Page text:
Council members, and especially France, seem to believe that the Ouagadougou agreement offers a window of opportunity to resolve the conflict in Côte d’Ivoire. Although there is scepticism about the genuine commitment to implement the agreement and also because all previous peace initiatives have failed, many still believe that the Ouagadougou agreement may actually be implemented-Guillaume Soro is now prime minister and President Gbagbo initiated the process and seems confident about his chances to be re-elected. Therefore many Council members believe that adopting a resolution adjusting previous Council decisions to the Ouagadougou agreement sooner rather than later would send the right sign of support. On the other hand, there is hesitation about approving withdrawal of the impartial forces at this stage. It seems there is a preference to wait before taking any decisions until after receiving the assessment of progress and until the time of the mandate review in June.

Most seem to believe that it is important to keep an international framework for oversight of the peace process. A Council resolution adjusting resolution 1721 seems to have wide support. However, full incorporation of the Ouagadougou agreement seems unlikely at this stage, leaving room for further evolution of the oversight process in light of developments.

France seems to support the Ouagadougou agreement (its implementation would provide France with an exit strategy for its military force). The relationship between France and President Gbagbo seems to have improved.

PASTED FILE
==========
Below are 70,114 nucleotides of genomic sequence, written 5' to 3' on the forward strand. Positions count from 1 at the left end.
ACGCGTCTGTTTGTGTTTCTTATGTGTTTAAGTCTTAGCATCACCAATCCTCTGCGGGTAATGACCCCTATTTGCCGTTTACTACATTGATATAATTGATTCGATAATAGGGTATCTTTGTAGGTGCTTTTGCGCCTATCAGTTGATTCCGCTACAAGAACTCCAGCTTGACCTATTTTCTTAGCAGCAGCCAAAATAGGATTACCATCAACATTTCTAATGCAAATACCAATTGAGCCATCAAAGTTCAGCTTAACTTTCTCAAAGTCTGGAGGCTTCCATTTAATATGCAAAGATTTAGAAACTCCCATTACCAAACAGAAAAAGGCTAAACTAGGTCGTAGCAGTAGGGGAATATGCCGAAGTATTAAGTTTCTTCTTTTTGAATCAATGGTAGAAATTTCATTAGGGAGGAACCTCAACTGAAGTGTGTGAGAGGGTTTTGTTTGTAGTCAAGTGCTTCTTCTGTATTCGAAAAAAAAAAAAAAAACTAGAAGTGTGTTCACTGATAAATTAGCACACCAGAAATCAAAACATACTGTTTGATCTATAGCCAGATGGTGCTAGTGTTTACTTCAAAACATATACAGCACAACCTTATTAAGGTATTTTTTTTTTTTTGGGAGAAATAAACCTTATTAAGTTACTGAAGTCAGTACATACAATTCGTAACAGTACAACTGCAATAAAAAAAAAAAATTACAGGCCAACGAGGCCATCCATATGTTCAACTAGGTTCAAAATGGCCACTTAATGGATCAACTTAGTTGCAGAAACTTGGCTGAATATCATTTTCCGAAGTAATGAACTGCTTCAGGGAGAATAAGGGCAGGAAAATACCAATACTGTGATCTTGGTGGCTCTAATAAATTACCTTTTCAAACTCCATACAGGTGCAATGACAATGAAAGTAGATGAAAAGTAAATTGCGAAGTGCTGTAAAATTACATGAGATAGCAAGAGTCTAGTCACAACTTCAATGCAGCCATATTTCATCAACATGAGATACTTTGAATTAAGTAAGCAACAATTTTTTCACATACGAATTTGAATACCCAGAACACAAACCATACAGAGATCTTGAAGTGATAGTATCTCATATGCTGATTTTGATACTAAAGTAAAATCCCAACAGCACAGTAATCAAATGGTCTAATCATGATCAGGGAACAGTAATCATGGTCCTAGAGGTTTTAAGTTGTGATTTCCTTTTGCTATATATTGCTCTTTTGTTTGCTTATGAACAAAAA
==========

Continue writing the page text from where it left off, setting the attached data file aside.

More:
Finally, many Council members seem to believe that it is too early to lift individual sanctions and authorise an exemption of the arms embargo for light weapons-although in principle, some may be willing to support an exemption depending on the type of equipment requested by the Integrated Command Center.

Underlying Problems
There appears to be scepticism among the Ivorian population about the deal between President Gbagbo and Soro. Other rebel parties are feeling excluded and have already stated that they would not disarm unless they are invited to participate in the new government.

The removal of the buffer zone and its replacement by mixed military units from both sides has also led to fears of renewed conflict, if the process proceeds too fast. There are also concerns about any withdrawal of UNOCI before the electoral period.